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Was the Internet Inevitable?

Can we imagine an alternate history resulting in many isolated networks?

2 min read
Illustration: Dan Page
Illustration: Dan Page

Many novels have portrayed alternative versions of history, such as Robert Harris’s Fatherland: A Novel (originally published by Hutchison, 1992) or Philip K. Dick’s The Man in the High Castle (first published by Putnam, 1962). In both books the Axis powers are victorious in World War II, and the world today is dramatically different. However, in spite of technology’s role in shaping history, there appear to be few books in which history is altered by imagined changes in technological innovation. An exception is the 1991 novel by William Gibson and Bruce Sterling, The Difference Engine (first edition by Bantam Books), in which Charles Babbage perfects a steam-driven analytical engine and the information age arrives a century earlier.

The Difference Engine launched an entire subgenre of speculative fiction and a corresponding aesthetic, both dubbed steampunk. But outside this subgenre’s narrow confines (which often owe more to Jules Verne’s conventional, forward-looking science fiction than to Gibson and Sterling’s deliberately retrospective approach), there is a dearth of historical technology fiction. This may be because technology seems to evolve in a robust and inalterable manner, unchanged in the long run by outcomes of individual events. For example, suppose that the transistor had not been invented at Bell Telephone Laboratories in 1947. In all likelihood, that invention would have occurred soon thereafter at some other place. Before long someone else would have fabricated the first integrated circuit, and ultimately technology might be little changed today. It’s as if there are preordained stepping-stones along a pathway of innovation that are simply uncovered when the time is right. The paradox, of course, is that those stepping-stones are evident only in retrospect.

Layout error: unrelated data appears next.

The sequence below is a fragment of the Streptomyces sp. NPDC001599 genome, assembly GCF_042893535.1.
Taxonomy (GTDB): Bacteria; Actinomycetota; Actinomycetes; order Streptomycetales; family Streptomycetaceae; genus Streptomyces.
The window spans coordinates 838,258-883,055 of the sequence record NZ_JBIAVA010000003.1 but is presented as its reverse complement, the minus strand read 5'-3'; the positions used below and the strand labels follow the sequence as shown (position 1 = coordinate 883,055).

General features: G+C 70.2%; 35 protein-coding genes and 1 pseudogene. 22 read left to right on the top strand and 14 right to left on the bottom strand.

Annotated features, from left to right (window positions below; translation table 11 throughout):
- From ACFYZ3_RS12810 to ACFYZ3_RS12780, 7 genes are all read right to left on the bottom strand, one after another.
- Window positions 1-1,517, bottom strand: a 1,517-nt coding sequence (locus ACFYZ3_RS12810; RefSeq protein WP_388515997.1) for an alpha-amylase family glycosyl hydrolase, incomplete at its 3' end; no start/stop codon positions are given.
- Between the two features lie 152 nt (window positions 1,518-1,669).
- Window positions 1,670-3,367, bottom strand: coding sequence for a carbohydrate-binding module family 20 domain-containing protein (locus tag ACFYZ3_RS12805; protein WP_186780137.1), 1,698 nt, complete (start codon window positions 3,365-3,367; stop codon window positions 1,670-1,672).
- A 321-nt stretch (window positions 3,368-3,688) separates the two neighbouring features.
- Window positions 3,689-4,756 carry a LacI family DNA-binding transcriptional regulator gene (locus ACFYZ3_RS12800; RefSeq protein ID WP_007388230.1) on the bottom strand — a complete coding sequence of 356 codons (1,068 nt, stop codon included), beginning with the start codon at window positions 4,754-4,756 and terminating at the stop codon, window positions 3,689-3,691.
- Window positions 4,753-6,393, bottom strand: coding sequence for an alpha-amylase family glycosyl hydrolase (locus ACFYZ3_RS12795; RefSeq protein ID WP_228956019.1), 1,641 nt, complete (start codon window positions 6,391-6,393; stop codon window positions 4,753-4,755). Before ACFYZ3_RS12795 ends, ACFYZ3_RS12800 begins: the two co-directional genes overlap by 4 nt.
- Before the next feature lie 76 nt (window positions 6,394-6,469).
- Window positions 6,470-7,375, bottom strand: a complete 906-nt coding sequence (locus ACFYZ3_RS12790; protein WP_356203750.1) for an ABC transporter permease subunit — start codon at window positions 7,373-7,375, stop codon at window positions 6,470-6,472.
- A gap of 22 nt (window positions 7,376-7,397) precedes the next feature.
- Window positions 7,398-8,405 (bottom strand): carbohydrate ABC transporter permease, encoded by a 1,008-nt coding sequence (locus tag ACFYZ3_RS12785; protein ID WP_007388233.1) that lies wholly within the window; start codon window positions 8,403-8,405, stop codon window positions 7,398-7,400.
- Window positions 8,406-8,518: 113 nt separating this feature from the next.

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A sign outside of a building says Palo Alto Research Center Xerox

An undated exterior view of the Xerox Palo Alto Research Center (PARC) is shown in Palo Alto, California.

Xerox/Getty Images

In late 1969, C. Peter McColough, chairman of Xerox Corp., told the New York Society of Security Analysts that Xerox was determined to develop “the architecture of information” to solve the problems that had been created by the “knowledge explosion.” Legend has it that McColough then turned to Jack E. Goldman, senior vice president of research and development, and said, “All right, go start a lab that will find out what I just meant.”

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